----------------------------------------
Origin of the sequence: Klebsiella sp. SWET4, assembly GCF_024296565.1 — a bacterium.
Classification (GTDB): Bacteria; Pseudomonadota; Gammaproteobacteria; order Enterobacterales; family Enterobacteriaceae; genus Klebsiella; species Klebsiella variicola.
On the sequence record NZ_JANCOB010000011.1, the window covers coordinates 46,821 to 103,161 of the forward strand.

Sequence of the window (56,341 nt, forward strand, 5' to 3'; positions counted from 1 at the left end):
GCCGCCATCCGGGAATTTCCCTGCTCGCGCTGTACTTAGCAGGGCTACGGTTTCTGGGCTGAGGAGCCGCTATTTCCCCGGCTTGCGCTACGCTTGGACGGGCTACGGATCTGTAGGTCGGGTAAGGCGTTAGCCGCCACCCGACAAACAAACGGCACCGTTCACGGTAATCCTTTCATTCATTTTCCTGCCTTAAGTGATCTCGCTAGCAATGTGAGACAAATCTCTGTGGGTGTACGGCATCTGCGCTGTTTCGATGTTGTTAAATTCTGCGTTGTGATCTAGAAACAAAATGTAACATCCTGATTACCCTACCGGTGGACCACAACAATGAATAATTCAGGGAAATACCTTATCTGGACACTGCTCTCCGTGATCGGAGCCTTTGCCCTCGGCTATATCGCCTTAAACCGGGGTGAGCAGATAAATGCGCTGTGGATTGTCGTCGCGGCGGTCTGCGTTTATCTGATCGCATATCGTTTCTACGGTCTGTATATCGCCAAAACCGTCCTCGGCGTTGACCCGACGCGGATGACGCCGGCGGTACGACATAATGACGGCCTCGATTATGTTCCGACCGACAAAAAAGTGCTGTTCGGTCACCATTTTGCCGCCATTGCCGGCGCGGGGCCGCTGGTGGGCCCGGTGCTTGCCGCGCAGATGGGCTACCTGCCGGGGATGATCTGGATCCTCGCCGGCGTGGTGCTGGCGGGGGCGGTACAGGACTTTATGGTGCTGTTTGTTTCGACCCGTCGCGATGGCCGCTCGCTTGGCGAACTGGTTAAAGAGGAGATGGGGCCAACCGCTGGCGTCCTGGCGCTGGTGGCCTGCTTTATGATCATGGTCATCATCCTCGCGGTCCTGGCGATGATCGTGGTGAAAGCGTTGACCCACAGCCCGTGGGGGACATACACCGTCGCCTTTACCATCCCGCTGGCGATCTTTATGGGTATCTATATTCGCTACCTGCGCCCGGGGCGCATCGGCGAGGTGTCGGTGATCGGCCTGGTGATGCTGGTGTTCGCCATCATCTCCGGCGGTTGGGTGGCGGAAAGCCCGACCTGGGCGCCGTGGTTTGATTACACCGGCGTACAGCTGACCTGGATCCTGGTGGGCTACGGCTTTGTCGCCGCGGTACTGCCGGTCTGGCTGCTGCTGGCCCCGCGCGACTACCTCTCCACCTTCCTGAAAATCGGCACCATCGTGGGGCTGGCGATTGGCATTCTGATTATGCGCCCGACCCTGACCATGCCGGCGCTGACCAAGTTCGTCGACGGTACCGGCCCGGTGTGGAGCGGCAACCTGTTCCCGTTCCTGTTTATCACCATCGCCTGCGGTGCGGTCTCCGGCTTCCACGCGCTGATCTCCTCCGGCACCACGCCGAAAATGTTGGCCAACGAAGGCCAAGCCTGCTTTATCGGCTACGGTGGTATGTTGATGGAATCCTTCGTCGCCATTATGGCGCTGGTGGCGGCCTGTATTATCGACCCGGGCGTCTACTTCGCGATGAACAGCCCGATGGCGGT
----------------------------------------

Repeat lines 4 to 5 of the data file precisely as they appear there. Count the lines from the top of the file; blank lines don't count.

Sequence of the window (56,341 nt, forward strand, 5' to 3'; positions counted from 1 at the left end):
GCCGCCATCCGGGAATTTCCCTGCTCGCGCTGTACTTAGCAGGGCTACGGTTTCTGGGCTGAGGAGCCGCTATTTCCCCGGCTTGCGCTACGCTTGGACGGGCTACGGATCTGTAGGTCGGGTAAGGCGTTAGCCGCCACCCGACAAACAAACGGCACCGTTCACGGTAATCCTTTCATTCATTTTCCTGCCTTAAGTGATCTCGCTAGCAATGTGAGACAAATCTCTGTGGGTGTACGGCATCTGCGCTGTTTCGATGTTGTTAAATTCTGCGTTGTGATCTAGAAACAAAATGTAACATCCTGATTACCCTACCGGTGGACCACAACAATGAATAATTCAGGGAAATACCTTATCTGGACACTGCTCTCCGTGATCGGAGCCTTTGCCCTCGGCTATATCGCCTTAAACCGGGGTGAGCAGATAAATGCGCTGTGGATTGTCGTCGCGGCGGTCTGCGTTTATCTGATCGCATATCGTTTCTACGGTCTGTATATCGCCAAAACCGTCCTCGGCGTTGACCCGACGCGGATGACGCCGGCGGTACGACATAATGACGGCCTCGATTATGTTCCGACCGACAAAAAAGTGCTGTTCGGTCACCATTTTGCCGCCATTGCCGGCGCGGGGCCGCTGGTGGGCCCGGTGCTTGCCGCGCAGATGGGCTACCTGCCGGGGATGATCTGGATCCTCGCCGGCGTGGTGCTGGCGGGGGCGGTACAGGACTTTATGGTGCTGTTTGTTTCGACCCGTCGCGATGGCCGCTCGCTTGGCGAACTGGTTAAAGAGGAGATGGGGCCAACCGCTGGCGTCCTGGCGCTGGTGGCCTGCTTTATGATCATGGTCATCATCCTCGCGGTCCTGGCGATGATCGTGGTGAAAGCGTTGACCCACAGCCCGTGGGGGACATACACCGTCGCCTTTACCATCCCGCTGGCGATCTTTATGGGTATCTATATTCGCTACCTGCGCCCGGGGCGCATCGGCGAGGTGTCGGTGATCGGCCTGGTGATGCTGGTGTTCGCCATCATCTCCGGCGGTTGGGTGGCGGAAAGCCCGACCTGGGCGCCGTGGTTTGATTACACCGGCGTACAGCTGACCTGGATCCTGGTGGGCTACGGCTTTGTCGCCGCGGTACTGCCGGTCTGGCTGCTGCTGGCCCCGCGCGACTACCTCTCCACCTTCCTGAAAATCGGCACCATCGTGGGGCTGGCGATTGGCATTCTGATTATGCGCCCGACCCTGACCATGCCGGCGCTGACCAAGTTCGTCGACGGTACCGGCCCGGTGTGGAGCGGCAACCTGTTCCCGTTCCTGTTTATCACCATCGCCTGCGGTGCGGTCTCCGGCTTCCACGCGCTGATCTCCTCCGGCACCACGCCGAAAATGTTGGCCAACGAAGGCCAAGCCTGCTTTATCGGCTACGGTGGTATGTTGATGGAATCCTTCGTCGCCATTATGGCGCTGGTGGCGGCCTGTATTATCGACCCGGGCGTCTACTTCGCGATGAACAGCCCGATGGCGGT